Our day of collaborative making inspired by the art and activism of Jessica Thom was incredibly fun, thought provoking and inspiring.
In regards to the artist Jessica, I don’t think I’ve ever come across a better speaker, someone who worked so hard to engage her audience and make the room a friendly, open and accessible place for questions and discussion. It seems there are many ways to understand Jess, as an artist, activist, speaker, comedian, actor but I was particularly inspired by the way she addressed her audience. Perhaps this is because the nature of my other work at the Museum involves a lot of public speaking. As the low residency continued and we had other artists talking about their work, due to how amazing Jess was, I couldn’t help but compare and contrast the way artists and teachers engage their audiences. For some it comes more naturally and for others less so but in an academic art environment it is still interesting to see how varied peoples’ skills are when it comes to communication. Jess even audio transcribed parts of her talk, just to ensure that everybody could be included. This to me contrasted starkly with our talk the following day where we were all told to sit at the back of the auditorium, not even questioning whether that would then start to affect people who have issues with sight for example. She reminded me how it is all too easy to live in a world where we are not so aware of the concept of accessibility, even if it is unconscious and a response to how accessibility operates in greater society.
It was also the first time that I had been asked to make work in response to a disability, as i’m sure it was for most of us. It seemed, throughout Jess’ talk, quite clear that her tourettes was a gateway to an instant creative visual language. I had recently been learning a bit about Freud and dream theory. He was apparently to have considered dreams as something like ‘the royal road to our unconscious’ – and I wondered if Jess’ verbal tics acted in a similar way perhaps? She spoke of her tics as not being things she would normally say but clearly have an imprint of her on them. It is her and it isn’t her, but it is her?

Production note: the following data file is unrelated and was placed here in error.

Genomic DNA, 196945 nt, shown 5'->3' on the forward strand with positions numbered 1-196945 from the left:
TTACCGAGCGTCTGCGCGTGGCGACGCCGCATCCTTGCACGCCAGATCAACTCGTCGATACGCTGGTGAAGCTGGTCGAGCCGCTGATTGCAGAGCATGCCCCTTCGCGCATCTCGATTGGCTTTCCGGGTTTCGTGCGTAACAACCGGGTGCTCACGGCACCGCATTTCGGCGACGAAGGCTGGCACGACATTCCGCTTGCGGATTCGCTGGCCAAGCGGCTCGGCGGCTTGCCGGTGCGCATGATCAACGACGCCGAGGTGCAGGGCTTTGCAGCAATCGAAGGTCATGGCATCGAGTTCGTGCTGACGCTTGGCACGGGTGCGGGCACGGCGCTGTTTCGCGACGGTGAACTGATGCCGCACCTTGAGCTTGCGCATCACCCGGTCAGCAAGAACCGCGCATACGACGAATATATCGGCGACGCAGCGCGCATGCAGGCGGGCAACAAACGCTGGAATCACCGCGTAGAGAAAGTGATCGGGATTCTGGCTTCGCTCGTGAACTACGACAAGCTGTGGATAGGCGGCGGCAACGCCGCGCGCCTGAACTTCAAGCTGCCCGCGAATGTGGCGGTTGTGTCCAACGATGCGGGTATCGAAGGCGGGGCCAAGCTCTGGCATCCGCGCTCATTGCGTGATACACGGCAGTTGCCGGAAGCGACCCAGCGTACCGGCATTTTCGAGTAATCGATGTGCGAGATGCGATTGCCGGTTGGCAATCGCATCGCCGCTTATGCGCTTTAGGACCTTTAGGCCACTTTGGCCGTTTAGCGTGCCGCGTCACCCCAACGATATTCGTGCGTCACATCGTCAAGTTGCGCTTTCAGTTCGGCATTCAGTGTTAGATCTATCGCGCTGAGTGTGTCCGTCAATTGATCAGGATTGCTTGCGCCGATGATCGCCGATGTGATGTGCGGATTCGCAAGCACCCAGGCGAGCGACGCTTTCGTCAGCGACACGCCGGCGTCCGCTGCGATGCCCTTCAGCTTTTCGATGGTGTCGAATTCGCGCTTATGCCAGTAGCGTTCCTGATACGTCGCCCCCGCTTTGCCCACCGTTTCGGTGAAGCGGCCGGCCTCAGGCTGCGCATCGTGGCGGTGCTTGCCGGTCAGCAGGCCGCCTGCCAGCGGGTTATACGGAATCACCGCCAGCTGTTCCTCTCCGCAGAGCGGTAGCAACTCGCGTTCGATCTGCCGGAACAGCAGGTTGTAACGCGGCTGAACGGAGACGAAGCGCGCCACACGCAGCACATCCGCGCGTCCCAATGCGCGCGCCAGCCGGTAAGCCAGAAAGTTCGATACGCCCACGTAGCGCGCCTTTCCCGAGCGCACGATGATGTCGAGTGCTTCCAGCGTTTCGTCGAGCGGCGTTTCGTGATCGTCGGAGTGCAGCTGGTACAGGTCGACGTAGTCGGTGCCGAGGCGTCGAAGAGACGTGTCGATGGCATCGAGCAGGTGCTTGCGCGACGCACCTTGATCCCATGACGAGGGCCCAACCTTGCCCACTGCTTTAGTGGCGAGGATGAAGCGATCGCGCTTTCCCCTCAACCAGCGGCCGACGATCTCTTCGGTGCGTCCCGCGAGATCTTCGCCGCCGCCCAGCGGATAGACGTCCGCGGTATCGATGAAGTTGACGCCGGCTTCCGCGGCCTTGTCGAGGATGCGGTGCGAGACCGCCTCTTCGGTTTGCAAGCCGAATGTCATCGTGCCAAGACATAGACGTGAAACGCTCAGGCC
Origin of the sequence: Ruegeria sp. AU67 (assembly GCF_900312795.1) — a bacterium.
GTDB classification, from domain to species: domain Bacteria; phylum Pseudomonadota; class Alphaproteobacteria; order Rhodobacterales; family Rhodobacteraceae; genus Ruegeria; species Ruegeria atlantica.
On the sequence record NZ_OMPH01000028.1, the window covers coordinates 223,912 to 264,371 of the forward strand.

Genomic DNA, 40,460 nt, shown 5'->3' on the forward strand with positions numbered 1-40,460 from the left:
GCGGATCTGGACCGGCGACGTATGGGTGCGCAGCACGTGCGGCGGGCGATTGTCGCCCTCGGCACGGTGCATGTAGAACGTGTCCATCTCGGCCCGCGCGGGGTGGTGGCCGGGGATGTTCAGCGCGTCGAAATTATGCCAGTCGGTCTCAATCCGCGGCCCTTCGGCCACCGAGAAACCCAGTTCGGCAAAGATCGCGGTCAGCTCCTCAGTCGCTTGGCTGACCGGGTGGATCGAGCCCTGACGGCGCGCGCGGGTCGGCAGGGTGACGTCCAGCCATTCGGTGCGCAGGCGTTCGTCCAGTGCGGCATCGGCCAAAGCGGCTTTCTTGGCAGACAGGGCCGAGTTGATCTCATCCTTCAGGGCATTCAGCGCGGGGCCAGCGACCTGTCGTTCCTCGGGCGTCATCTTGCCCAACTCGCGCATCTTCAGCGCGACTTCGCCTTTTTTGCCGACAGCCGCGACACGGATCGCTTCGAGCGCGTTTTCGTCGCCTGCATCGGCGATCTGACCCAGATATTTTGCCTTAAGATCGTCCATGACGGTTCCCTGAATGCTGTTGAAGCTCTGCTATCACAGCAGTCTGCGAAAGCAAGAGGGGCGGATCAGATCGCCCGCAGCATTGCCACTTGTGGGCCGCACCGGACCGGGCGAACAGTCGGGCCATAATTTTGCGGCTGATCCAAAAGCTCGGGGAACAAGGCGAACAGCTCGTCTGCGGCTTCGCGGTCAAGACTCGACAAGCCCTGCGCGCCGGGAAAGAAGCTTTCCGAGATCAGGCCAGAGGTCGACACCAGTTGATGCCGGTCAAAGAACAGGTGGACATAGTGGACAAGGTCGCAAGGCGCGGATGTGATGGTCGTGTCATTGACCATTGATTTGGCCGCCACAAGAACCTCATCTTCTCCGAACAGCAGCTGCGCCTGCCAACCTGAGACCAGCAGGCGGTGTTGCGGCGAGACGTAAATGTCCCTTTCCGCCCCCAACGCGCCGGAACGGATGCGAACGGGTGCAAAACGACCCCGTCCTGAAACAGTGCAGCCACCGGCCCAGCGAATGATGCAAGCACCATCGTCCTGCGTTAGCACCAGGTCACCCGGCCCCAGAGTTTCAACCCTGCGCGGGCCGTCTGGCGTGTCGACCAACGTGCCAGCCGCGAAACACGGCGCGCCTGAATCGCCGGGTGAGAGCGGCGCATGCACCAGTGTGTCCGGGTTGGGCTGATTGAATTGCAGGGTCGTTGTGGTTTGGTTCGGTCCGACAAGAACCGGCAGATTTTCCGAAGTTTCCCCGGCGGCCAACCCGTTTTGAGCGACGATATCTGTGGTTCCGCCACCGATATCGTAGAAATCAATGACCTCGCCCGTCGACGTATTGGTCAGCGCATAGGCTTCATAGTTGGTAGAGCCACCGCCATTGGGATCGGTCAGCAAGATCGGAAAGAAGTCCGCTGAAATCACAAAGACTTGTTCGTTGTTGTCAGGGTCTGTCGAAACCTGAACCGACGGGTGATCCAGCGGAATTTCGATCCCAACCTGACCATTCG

When we were put into our groups for collaborative making, we scrolled through her website’s database of tics where there were thousands of possibilities for a response. We fell upon the phrase ‘I hate owls overacting’ – I just thought of it to be an incredibly funny image and statement. I also thought it was important not to use a verbal tic with swearing as Jess said that only 10% of people with tourettes do actually swear, so it is a misconception to think of the two hand in hand.
When it came to the actual making, I was reflecting on what I learned from and about the low residency last year and to me, the success of collaborative making was not the final outcome of the work but working well in a group, getting to know each other better, understanding the idea of a group dynamic when it comes to make and also enjoying the process as well as taking it as an opportunity to learn from others. I was very lucky to be in a group where all of this was achieved. Ben from the 1st year of this course was already adept at 3D scanning and brought his scanner along, and the rest of my group were equally keen to learn a bit more about it. This then drove our work and Ben almost held an informal workshop in which he would do the scanning, we were the subjects, and then we each got to learn how to edit the scans on photoshop. It was an incredibly fun learning experience and I was very pleased with our outcome as it just reflected the playful nature of our working approach as a group.
A fantastic start to the low residency!